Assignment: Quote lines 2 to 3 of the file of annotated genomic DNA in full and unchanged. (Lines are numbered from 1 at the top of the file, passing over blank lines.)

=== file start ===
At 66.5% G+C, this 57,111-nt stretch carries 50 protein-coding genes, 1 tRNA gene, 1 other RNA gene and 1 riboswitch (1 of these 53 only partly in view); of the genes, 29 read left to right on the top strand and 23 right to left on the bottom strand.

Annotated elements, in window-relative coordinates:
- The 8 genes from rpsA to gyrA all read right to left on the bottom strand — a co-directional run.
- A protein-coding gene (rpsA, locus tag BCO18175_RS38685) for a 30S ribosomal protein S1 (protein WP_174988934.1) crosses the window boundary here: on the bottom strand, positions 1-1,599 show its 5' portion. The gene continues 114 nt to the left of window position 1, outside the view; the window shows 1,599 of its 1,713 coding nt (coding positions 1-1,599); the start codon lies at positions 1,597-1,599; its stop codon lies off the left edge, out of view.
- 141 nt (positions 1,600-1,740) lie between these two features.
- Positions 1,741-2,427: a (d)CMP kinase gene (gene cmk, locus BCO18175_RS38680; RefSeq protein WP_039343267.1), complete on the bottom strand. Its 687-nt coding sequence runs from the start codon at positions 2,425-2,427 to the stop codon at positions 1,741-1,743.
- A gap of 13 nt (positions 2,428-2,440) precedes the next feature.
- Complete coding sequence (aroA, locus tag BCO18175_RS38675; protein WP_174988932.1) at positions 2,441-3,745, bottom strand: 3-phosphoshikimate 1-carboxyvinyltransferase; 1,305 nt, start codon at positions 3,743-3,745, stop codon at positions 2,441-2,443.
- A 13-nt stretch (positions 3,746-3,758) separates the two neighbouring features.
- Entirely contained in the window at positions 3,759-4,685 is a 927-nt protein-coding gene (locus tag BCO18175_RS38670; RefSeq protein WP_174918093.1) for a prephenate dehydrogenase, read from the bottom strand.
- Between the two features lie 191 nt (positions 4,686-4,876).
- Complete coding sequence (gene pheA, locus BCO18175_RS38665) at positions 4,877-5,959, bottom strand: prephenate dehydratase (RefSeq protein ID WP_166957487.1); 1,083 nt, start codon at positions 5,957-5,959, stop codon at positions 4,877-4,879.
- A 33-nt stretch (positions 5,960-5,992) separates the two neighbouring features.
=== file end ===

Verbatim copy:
Annotated elements, in window-relative coordinates:
- The 8 genes from rpsA to gyrA all read right to left on the bottom strand — a co-directional run.